Zanthoxylum coreanum 11
Zanthoxylum nitidum 02
Zanthoxylum planispinumWinged Prickly Ash32
Zanthoxylum schinifolium 22
Zanthoxylum simulansSzechuan Pepper, Chinese-pepper, Prickly Ash32

 

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Expert comment

Author

(L.)DC.

Botanical References

1158200

Links / References

For a list of references used on this page please go here

Readers comment

Thomas   Tue Feb 10 09:44:39 2004

I've found in french literature (cf biblio at the end) the following info : - the powdered dried fruit is named shichimi in Japan and used on food. - Young leaves are used in soups, accompany the miso paste (japanese paste of soja beans) - The flower buds are kept in the soja sauce and rice wine.

Bibliog : - Lesley Bremnes, Les plantes aromatiques et médicinales, Bordas Nature, 1996 - B. Boullard, Les plantes médicinales du monde, Ed. Estem, 2001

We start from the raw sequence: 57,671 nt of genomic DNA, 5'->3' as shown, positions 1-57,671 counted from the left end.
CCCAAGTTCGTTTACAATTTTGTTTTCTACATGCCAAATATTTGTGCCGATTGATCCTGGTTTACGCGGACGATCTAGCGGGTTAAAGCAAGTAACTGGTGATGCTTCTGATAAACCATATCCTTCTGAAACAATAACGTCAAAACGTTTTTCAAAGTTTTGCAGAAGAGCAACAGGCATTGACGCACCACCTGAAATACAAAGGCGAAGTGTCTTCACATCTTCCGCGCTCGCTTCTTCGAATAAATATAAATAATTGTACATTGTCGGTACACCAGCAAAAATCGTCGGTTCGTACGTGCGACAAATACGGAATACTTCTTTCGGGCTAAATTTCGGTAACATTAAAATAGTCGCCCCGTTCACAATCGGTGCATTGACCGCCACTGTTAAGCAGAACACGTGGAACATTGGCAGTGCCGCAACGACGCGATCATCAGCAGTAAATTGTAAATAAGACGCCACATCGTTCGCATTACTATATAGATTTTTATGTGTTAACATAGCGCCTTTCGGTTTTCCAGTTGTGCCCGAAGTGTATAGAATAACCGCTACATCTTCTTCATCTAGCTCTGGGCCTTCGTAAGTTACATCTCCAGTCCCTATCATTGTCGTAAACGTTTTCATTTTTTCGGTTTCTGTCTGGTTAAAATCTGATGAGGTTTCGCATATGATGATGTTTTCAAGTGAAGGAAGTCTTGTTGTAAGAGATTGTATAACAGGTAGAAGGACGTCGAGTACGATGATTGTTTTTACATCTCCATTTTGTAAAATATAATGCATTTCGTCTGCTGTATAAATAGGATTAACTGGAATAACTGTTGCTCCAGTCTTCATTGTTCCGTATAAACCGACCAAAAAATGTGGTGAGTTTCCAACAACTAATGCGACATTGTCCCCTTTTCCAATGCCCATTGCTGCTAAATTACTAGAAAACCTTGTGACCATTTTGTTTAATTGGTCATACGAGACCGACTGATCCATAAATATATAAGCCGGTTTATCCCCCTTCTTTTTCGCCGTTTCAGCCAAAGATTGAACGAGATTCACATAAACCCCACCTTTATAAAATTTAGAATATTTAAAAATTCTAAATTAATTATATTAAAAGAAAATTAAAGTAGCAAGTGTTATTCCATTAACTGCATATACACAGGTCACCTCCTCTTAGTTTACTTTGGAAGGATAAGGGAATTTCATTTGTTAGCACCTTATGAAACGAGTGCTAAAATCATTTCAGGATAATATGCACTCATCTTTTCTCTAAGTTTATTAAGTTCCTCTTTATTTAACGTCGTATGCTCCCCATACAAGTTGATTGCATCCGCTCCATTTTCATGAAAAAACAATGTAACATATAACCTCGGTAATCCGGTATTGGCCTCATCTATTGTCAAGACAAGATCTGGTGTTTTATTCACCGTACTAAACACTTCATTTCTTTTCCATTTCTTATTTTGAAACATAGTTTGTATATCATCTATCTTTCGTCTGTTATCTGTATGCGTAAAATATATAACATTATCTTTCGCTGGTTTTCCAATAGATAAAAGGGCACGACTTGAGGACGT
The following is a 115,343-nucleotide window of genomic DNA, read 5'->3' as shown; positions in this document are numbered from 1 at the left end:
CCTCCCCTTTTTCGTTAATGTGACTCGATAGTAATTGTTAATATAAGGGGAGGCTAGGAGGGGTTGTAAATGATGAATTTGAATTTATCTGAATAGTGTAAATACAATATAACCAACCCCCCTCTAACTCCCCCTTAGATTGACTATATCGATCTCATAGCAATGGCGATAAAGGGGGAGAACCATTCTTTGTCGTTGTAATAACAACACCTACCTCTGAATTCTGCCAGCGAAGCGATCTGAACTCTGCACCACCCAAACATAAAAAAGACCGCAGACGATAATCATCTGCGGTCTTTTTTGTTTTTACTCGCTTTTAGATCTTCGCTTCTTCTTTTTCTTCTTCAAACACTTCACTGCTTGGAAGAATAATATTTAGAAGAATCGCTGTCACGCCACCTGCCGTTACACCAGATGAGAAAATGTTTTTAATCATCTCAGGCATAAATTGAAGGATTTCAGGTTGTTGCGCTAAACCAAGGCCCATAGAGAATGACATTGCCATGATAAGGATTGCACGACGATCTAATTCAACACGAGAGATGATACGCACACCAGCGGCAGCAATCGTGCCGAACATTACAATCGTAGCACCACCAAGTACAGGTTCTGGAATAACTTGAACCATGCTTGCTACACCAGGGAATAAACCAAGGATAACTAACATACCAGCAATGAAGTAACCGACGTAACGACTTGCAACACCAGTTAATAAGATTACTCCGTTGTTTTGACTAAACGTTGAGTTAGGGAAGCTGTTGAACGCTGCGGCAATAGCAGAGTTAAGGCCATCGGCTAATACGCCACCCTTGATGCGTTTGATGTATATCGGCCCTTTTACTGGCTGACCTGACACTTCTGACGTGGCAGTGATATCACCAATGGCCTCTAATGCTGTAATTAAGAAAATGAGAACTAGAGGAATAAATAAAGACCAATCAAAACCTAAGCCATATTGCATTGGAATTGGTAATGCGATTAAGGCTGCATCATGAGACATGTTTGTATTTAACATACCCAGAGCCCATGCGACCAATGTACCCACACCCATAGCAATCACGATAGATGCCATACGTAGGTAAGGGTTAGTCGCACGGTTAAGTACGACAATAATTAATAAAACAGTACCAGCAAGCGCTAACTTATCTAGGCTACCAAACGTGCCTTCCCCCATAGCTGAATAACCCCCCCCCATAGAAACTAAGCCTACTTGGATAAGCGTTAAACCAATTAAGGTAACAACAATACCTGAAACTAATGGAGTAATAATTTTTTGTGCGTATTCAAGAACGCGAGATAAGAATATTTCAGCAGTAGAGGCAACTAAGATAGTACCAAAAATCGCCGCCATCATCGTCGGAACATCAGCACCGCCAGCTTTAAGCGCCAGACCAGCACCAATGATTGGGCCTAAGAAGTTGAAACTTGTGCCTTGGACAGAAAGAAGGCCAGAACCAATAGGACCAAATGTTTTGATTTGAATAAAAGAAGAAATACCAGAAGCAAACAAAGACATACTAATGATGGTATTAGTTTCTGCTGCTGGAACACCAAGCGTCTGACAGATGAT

Any other details about the plant is welcome! Thank you for the incredible site! Thomas

mona   Mon Jun 6 02:10:39 2005

would anyone know where in the US this might be available through mail order. Thanks, Mona

Dr. H. Gamo   Tue Jun 14 03:51:04 2005

This plant and its seed and spice" sansho" has been prohibited by FDA. I would like to know the reason. FDA might concern some chemical component. Note that sansho is an imporrtant spice for some Japanese dish.

Carlo Brini   Thu Sep 9 15:16:55 2004

what about xantossilin, an isomer of cantatidin? I read that is found in Japanese pepper. Are there any chemical relationship with the cantaridin produced by the spanish fly (Lytta vescicatoria?)

Anton Callaway   Sun Dec 9 2007

As far as I understand, the ban on sansho has been lifted if the material is heated to at least 70 degrees C before shipment. The ban was originally put in place to prevent the spread of citrus canker, a devastating bacterial disease of citrus. Zanthoxylum is also a host of this disease. This genus is in the same family as Citrus.